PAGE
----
All credit to the Tea Tree Players for choosing this unusual style of production and bringing it off so well.
As the title states, it was a collection of three Hitchcock mysteries presented in the format of a radio play going live to air. Director Selena Carr and her well-balanced cast and crew did well to enliven the performance as much as the format allowed.
Much of the humour of this entertaining piece came from the “off-microphone” sound effects and antics of the radio play cast. The three mysteries were successfully tied together by the commentary of the smooth-voiced MC, played by the engaging John Hudson. He brought an authentic historical radio style to the role, and kept up the necessary pace in doing so.
Fast pace and timing was critical to all three of the Hitchcock dramas. The cast sustained that, and also the required energy. The sound cues on stage were very well managed, while Selena Carr and Robert Andrews’ electronic sound cues were exceptional. The music and other effects were sophisticated, well-devised and superbly timed.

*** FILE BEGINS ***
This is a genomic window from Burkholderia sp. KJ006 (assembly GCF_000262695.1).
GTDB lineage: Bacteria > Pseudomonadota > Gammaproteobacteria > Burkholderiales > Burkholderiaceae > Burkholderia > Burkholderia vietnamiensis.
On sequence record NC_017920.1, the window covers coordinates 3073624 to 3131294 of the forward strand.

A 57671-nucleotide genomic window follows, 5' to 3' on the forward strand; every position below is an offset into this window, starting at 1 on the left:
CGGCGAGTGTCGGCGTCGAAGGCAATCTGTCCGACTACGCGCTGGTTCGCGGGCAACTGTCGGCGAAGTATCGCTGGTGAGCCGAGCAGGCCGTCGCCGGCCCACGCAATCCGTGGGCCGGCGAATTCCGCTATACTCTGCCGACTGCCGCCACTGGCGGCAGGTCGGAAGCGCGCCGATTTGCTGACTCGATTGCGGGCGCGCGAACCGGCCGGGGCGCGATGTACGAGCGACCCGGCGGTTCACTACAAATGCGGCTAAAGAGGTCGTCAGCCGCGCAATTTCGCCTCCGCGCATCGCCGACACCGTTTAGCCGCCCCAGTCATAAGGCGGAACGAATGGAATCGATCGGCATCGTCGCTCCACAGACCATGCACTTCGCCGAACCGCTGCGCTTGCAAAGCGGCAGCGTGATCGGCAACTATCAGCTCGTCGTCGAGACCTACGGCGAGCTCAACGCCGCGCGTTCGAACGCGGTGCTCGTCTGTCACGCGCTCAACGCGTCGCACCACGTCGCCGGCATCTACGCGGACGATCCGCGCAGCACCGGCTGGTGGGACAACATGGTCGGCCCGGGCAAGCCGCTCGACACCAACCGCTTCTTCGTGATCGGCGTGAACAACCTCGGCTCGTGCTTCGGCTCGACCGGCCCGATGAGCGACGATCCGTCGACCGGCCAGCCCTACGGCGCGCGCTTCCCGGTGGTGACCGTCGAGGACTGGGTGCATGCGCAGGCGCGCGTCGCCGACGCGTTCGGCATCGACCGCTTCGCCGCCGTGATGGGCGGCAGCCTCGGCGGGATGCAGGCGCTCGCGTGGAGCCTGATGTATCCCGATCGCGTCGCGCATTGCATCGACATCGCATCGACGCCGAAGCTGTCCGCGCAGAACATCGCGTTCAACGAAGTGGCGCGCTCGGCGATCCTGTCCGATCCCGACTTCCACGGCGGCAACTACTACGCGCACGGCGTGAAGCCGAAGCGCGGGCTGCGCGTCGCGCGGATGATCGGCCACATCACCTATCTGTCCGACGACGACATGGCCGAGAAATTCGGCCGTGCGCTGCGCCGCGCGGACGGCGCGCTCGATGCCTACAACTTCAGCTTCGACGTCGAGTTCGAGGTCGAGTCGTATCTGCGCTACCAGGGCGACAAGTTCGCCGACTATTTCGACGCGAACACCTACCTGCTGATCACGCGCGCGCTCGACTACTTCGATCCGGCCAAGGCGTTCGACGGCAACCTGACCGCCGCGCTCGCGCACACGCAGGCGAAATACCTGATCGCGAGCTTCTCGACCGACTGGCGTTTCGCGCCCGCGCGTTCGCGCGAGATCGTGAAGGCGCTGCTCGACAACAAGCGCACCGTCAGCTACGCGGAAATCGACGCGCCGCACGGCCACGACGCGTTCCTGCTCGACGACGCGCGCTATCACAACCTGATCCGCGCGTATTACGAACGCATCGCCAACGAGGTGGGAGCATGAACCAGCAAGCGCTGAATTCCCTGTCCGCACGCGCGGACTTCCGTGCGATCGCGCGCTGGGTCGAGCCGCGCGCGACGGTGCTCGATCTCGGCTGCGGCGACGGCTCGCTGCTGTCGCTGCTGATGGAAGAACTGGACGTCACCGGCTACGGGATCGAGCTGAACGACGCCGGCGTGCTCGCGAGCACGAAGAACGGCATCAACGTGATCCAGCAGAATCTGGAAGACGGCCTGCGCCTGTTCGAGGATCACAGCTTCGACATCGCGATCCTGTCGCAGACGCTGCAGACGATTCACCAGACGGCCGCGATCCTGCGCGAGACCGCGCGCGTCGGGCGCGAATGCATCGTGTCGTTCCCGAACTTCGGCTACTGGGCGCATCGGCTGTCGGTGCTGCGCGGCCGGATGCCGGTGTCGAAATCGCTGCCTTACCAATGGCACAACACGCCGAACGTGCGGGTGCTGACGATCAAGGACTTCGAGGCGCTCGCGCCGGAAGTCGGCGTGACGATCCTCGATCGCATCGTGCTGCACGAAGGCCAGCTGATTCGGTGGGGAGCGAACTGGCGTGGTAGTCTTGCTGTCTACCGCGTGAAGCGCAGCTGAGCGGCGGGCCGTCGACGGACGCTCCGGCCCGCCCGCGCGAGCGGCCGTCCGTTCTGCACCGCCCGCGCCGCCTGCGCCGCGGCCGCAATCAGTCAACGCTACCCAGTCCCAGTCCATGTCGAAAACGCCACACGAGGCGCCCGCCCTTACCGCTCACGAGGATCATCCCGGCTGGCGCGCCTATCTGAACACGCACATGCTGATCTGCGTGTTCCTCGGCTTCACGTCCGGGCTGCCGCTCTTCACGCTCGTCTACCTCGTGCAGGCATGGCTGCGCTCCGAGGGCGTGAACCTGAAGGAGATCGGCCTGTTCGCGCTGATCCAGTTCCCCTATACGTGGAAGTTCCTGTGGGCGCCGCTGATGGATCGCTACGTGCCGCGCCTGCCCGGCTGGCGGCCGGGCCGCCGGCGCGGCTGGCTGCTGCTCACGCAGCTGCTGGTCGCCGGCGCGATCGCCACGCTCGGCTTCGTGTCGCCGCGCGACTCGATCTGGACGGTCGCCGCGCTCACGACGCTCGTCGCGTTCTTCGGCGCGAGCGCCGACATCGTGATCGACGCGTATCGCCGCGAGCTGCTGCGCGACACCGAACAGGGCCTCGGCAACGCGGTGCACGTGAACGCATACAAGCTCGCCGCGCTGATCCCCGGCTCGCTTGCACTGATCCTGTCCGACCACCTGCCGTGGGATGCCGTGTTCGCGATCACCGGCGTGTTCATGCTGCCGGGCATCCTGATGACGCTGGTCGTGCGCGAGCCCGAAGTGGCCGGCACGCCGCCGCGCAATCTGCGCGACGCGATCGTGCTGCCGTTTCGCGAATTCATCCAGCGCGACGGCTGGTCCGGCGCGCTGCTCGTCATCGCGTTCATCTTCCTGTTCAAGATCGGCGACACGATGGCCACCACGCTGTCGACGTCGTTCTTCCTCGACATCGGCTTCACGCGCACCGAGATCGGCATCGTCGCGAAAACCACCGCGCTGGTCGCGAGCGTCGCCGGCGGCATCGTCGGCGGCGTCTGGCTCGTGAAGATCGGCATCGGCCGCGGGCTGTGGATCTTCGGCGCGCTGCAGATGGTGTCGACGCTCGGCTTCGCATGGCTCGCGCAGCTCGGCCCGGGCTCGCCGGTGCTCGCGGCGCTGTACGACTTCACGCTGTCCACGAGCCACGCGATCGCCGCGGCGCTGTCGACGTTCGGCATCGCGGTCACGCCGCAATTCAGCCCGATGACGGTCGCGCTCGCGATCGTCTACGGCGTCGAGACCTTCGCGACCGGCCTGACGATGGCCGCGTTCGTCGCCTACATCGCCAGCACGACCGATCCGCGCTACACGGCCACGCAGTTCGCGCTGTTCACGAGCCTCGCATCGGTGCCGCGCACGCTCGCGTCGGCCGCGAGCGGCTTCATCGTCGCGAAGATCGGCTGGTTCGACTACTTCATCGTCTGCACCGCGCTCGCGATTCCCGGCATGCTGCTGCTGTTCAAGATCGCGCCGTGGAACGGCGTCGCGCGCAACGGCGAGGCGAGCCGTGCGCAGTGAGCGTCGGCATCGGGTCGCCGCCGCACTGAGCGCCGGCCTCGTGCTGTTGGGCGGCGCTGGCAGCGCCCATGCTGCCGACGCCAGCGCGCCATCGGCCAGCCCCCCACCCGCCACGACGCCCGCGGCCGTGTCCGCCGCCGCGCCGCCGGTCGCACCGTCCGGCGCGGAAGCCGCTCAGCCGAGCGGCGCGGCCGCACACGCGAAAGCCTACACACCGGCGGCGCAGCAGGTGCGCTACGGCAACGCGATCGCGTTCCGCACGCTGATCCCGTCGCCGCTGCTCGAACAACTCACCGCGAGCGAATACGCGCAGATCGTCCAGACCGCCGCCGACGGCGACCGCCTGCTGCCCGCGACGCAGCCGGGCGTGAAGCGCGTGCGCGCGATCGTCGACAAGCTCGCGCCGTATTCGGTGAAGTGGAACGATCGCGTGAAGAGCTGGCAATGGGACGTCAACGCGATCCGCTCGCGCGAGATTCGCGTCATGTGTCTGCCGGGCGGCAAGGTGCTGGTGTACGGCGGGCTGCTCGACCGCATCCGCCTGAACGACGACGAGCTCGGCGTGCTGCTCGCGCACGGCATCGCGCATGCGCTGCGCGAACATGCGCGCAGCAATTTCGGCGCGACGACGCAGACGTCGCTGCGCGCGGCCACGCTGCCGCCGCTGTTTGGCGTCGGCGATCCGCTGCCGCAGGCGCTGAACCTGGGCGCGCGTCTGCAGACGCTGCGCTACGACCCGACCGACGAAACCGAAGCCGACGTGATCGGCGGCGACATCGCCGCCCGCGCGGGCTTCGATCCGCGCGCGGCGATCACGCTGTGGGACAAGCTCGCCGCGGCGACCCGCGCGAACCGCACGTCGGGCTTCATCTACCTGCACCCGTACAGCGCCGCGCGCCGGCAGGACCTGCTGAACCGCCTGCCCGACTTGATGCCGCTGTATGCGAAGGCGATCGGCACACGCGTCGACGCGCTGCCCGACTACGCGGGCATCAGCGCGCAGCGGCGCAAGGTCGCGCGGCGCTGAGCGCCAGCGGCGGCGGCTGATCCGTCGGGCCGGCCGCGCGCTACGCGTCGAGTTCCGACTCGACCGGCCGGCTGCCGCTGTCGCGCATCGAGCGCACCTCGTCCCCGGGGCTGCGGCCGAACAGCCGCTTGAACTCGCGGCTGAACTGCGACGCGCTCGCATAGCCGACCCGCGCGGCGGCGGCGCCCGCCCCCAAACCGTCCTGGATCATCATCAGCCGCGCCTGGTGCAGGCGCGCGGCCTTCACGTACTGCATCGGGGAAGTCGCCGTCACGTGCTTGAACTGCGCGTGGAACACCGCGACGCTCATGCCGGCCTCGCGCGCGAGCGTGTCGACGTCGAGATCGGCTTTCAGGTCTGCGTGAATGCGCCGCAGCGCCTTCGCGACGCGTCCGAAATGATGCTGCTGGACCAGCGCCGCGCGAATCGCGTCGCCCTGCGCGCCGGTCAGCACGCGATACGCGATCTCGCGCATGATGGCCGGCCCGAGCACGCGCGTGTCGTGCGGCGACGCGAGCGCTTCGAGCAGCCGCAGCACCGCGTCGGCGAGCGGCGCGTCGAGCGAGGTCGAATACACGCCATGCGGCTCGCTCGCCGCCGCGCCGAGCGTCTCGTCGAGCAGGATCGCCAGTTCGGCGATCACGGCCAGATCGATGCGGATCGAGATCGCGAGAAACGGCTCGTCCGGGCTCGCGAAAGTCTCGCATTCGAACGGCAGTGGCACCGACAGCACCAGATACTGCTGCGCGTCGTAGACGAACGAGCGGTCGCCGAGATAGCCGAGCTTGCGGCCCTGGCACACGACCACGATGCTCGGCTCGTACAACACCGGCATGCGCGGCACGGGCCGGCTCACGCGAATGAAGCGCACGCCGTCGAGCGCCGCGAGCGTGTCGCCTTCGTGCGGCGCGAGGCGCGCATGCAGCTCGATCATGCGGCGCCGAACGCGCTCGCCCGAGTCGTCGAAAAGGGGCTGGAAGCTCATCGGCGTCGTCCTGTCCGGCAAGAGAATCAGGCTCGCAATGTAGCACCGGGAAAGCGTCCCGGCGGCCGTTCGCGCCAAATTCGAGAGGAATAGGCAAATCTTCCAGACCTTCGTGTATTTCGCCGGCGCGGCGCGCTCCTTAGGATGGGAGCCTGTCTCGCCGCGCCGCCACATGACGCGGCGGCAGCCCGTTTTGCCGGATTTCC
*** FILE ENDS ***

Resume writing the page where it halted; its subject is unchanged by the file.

The cast of nine played multiple roles with skill and variety. They all had their chances to shine and all did so. Adrian Ceroni was amusingly menacing as the black-caped Mr Sleuth and showed delightful contrast as the music hall performer, Mr Memory. Kieran Drost was super suave as Burt Stoneman, using his warm baritone speaking voice to fine effect. Hayley Mitchell had strong characterisation as Charlotte and Winnie, while Alan Shepley showed versatility in his many roles notably as Dean Appleby and a pair of professors.
Of the three radio scripts, The Lodger and The 39 Steps were best suited to this style of performance, where the audience is let into some of the production secrets of radio. This audience loved that. Sabotage, on the other hand, was a little too extended and complex to sustain the impact, despite the excellent efforts of the Players’ cast and tech crew to keep things both clear and moving.
In all, though, this new step for the company was successful. The audience warmed to the mood and format and the cast kept us thoroughly entertained in a nicely stylized and nostalgic way.Vintage Hitchcock – A Live Radio Play
Tea Tree Players
Tea Tree Players Theatre